(Here is a brief excerpt from WORKER’s WRITEBOOK, an unpublished notebook about writing fiction which Jack Matthews prepared for his Ohio U. creative writing students in 1994. See also the interview with Jack Matthews ( Part 1, Part 2, Part 3, Part 4 & Part 5.) and Jack Matthews (an introduction) and Jack Matthews: The Art and Sport of Book Collecting ).
Creativity finds its natural expression in the generation and testing of hypotheses. Actually, it has more to do with the generation than the testing, but we’ll leave the testing part in, for-like the Background to the Opening Scene phases in a story, it cannot be easily distinguished from the generation. Even as we spin an idea, a cadre of analysts in the mind’s bureaucracy are busily probing it and assessing it for its worth.
The words “What if” signal the release of a question or hypothesis, and with it, the imagination. “What if a man awakens one morning to find that his wife has left him?” Is this a good idea? Well, possibly. It’s hard to tell. Why is it hard to tell? Because it’s too vague. Already, dullness has crept in. Rather, nothing has crept in, and nothing has yet come alive. Why not? Because the idea remains too abstract, too featureless.
So what is one to do? Well, several things are possible. No two writers will bring this idea to life in the same way, and what might be perfect for one, will be deadly dull for the other. Still, there are changes and additions that will unquestionably improve it. Consider this one: “What if Burton Fife, a 78 year old retired fireman, awakes one morning to find that his wife, Phyllis, has left him?”
Is this better? It is. It’s more real, more concrete, more precise. No man is simply a man: all are individual men, with individual names, and whatever happens to them, it will happen at a particular age. And if we change Burton Fife’s name to “Kirk Wolker,” we create a new set of probabilities. Probabilities for whom? For the writer, first; and then, for those later readers who will participate in the story’s meaning.
Of course there are generational codes in the names. Today, Burton Fife will likely be 78 years old, but Kirk Wolker will probably be 32. How can I know this? Well, look around and listen. But are such generational codes always reliable? Of course not; but if you shift their ages, making Kirk 78 and Burton 32, be aware that you are working against stereotypes as they are fixed in the generational codes of proper names. Yes, but are such stereotypes important? Of course they are. Stereotypes are always true, they’re just not true enough.
Note that the information supplied to bring the man in this “what if” alive is information about his name and his age. These are two of the most important things to be known about a character. For a variety of often quite mysterious reasons, names function almost like a genetic (as well as generational) code. You and I may not agree about what the name “Nellie Powers” connotes, and in fact neither of us may be able to describe clearly what this connotation is (I certainly can’t); but the name will nevertheless have a specific rightness for an author.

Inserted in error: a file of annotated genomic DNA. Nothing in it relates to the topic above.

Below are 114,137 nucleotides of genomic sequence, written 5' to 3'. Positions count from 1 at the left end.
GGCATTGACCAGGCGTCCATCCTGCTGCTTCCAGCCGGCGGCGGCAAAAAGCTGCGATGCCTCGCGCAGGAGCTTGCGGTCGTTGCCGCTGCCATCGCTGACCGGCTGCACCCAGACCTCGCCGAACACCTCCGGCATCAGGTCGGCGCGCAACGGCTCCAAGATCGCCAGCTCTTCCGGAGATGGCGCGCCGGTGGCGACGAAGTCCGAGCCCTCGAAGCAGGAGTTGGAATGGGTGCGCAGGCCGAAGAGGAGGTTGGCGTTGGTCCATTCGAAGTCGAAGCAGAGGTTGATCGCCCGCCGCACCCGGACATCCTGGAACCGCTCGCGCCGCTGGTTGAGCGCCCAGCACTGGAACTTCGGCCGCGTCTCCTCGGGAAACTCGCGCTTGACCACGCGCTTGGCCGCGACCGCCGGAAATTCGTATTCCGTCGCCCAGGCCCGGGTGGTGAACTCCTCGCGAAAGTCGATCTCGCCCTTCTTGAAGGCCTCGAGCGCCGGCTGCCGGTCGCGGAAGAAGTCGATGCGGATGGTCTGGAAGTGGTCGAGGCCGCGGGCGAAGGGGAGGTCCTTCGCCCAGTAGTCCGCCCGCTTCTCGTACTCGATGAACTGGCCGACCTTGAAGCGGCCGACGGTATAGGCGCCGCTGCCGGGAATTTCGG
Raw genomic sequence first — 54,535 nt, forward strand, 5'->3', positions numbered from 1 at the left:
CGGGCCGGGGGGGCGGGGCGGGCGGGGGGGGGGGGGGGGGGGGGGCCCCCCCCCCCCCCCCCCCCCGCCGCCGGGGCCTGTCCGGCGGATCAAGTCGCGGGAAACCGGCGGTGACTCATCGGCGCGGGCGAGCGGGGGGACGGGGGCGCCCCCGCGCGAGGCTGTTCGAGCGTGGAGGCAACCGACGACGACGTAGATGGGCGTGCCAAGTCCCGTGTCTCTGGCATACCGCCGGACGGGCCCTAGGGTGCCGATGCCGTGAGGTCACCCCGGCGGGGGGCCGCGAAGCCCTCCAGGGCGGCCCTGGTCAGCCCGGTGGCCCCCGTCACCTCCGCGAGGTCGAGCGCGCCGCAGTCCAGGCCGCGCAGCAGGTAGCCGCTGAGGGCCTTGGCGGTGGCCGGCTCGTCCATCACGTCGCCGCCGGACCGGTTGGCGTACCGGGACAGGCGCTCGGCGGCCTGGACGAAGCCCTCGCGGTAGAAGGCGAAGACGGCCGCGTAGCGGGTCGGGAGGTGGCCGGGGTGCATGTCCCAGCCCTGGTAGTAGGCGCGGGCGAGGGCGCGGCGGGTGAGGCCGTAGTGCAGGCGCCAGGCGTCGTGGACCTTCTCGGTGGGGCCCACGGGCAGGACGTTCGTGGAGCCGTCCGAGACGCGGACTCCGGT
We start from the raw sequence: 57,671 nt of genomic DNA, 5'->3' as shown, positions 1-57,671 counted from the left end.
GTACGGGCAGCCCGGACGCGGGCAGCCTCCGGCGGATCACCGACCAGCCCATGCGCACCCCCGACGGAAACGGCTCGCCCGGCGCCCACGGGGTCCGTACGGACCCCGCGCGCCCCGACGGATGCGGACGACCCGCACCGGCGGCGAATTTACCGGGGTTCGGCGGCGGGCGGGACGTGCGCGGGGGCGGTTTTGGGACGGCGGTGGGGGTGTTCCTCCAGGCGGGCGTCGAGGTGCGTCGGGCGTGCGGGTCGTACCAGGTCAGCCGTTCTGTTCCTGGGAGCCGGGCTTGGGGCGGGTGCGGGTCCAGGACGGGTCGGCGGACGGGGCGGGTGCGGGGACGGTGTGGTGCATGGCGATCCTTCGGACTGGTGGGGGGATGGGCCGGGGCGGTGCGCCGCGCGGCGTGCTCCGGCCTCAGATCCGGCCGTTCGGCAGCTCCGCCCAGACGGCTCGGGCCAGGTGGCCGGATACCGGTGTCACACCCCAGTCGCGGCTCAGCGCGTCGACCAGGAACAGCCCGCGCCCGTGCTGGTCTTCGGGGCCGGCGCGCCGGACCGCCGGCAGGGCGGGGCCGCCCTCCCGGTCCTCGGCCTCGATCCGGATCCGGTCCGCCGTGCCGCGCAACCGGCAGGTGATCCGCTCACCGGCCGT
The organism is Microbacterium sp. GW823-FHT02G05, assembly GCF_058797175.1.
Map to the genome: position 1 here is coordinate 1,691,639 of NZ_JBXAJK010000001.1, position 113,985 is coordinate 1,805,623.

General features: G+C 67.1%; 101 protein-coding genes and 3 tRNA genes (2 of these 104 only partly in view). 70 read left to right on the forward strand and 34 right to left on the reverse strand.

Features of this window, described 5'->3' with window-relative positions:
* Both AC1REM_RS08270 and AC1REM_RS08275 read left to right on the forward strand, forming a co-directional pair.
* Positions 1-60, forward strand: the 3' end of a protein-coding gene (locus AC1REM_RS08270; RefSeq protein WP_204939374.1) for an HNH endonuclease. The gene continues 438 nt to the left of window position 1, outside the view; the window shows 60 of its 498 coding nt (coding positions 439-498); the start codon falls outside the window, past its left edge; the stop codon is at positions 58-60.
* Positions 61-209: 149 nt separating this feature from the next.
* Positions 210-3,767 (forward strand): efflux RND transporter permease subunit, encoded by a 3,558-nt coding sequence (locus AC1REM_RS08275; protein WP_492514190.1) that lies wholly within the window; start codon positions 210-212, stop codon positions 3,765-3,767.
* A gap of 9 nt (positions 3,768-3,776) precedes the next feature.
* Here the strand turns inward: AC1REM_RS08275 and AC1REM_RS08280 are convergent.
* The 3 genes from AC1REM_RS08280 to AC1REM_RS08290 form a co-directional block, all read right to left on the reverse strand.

People are not simply denoted by their names, but to some extent defined by them, in every name there is an onomastic code. A new-born girl named “Nellie” will have a slightly different life from one named “Charity.” Why? Because we are born into a language as we are born into a world that features gravity and the oxygen/carbon dioxide cycle. Her name will affect other people, and thereby Nellie/Charity herself. Is this fair? Whether it’s fair or not is irrelevant; but the answer is, it probably isn’t fair. And yet, what is? Is it fair that some children should be born genetically rich, while others are genetically poor?
Which name will be more helpful in sliding that little hypothetical girl without friction into today’s world? You’re right; not Nellie. But is it possible that Nellie might prove a “good” name? It all depends. You pay a price for everything, and the price you pay for giving your modern little infant girl a nice old-fashioned name may be a constant inhibition to her (“I just hate my name!” Nellie may cry when she’s fifteen), or it may be a source of strength (“You know, your name’s really different!” people may say to her, and she may accept this comment proudly).
While little Nellie’s scenario provides an interesting study in onomastics, it may not seem to concern us as writers. But of course it does. As writers, our most intimate connection with our characters is through their names. Decades ago, I wrote a story about a nurse named “Avis,” who lived in an old gothic house on the shores of Lake Erie, where she had custody over a microcephalic idiot named Wilbur Postlewaite. Shortly after I wrote this story, the slogan “Avis Tries Harder” was developed by a car rental agency and often repeated on TV ads. So I changed the name of my character to “Cleo.” Did that make a difference? Indeed it did; I could feel the force of it ripple throughout the whole story, which means I had to change other things in the story that in my imagination were more fitting for a “Cleo” than an “Avis.” The story was eventually published, whereupon it fell into some great and noble silence.